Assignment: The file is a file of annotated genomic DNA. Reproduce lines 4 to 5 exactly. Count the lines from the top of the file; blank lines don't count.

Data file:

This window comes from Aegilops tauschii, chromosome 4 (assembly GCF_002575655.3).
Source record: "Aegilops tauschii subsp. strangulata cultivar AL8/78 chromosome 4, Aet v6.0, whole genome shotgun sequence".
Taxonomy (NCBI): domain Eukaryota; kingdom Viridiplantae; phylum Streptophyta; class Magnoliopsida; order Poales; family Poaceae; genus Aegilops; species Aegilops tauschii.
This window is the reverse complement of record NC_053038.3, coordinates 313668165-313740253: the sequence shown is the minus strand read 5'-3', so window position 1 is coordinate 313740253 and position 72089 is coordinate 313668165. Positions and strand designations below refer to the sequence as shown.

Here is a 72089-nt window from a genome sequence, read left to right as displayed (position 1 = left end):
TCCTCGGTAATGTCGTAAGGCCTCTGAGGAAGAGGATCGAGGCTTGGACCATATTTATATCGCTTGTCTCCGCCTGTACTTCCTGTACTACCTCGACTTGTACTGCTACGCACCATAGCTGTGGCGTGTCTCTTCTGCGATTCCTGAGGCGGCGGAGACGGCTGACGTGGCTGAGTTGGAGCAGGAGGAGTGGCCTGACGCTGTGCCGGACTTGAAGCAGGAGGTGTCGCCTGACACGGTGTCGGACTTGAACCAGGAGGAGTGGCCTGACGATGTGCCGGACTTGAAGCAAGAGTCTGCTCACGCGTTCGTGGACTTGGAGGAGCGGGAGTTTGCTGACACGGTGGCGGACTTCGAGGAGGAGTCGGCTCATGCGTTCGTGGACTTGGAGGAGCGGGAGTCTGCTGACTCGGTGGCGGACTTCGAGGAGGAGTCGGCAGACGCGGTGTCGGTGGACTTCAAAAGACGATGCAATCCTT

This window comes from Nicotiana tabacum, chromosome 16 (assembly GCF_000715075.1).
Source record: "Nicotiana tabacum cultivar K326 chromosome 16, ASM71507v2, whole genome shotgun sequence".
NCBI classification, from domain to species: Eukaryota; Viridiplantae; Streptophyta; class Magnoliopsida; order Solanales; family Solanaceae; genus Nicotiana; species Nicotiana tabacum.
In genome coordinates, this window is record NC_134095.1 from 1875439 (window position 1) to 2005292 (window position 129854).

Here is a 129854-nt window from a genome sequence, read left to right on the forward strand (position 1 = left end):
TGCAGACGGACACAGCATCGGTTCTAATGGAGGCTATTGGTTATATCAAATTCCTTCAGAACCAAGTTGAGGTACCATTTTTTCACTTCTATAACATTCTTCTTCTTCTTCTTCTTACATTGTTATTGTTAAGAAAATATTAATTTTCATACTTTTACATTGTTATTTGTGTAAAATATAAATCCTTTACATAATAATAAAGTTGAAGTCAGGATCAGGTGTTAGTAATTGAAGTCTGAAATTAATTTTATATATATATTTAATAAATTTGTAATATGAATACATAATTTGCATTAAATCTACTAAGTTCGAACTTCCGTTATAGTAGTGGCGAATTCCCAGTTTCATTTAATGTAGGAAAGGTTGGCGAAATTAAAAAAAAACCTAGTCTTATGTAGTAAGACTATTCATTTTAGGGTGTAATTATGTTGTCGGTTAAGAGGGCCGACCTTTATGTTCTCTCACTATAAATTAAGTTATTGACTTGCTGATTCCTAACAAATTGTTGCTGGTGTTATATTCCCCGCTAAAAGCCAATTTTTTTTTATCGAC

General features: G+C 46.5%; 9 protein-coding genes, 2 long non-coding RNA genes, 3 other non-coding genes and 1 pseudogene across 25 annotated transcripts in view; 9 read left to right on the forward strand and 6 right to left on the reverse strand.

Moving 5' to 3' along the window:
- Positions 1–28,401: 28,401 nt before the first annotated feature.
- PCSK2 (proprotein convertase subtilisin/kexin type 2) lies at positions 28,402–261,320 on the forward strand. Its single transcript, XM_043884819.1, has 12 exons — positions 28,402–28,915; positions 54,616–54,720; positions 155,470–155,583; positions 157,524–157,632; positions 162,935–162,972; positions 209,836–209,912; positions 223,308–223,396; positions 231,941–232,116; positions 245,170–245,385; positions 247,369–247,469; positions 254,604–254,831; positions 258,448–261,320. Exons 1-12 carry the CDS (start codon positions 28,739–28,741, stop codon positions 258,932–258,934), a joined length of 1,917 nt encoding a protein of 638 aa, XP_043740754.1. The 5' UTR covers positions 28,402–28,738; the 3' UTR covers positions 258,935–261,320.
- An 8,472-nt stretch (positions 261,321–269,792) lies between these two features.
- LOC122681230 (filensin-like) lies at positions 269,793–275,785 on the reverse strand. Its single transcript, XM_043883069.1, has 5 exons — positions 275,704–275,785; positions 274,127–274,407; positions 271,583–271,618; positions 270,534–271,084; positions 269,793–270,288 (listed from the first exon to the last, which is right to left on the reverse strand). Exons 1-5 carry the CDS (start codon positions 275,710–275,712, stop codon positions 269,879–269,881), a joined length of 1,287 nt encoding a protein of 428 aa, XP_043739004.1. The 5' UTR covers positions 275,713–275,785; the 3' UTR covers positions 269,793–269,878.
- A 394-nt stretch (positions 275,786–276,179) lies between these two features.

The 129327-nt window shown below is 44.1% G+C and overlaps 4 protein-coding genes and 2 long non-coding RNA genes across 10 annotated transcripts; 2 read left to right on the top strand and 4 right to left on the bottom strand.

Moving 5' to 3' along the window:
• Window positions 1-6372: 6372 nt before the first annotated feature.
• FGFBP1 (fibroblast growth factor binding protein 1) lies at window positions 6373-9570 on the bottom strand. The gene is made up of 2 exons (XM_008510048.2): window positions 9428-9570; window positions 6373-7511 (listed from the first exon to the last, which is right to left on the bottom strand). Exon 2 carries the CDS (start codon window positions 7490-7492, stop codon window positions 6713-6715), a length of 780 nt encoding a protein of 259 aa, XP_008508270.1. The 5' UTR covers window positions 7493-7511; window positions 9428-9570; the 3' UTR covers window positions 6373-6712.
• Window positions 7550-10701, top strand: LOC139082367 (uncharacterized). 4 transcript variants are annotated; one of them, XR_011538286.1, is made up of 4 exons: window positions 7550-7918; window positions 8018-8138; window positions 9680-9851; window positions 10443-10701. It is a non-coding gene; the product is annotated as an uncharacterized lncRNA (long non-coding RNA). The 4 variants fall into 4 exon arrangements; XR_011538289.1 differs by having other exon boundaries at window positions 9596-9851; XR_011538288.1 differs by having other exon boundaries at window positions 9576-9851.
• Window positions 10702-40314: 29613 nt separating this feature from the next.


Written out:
This window is the reverse complement of record NC_053038.3, coordinates 313668165-313740253: the sequence shown is the minus strand read 5'-3', so window position 1 is coordinate 313740253 and position 72089 is coordinate 313668165. Positions and strand designations below refer to the sequence as shown.

Here is a 72089-nt window from a genome sequence, read left to right as displayed (position 1 = left end):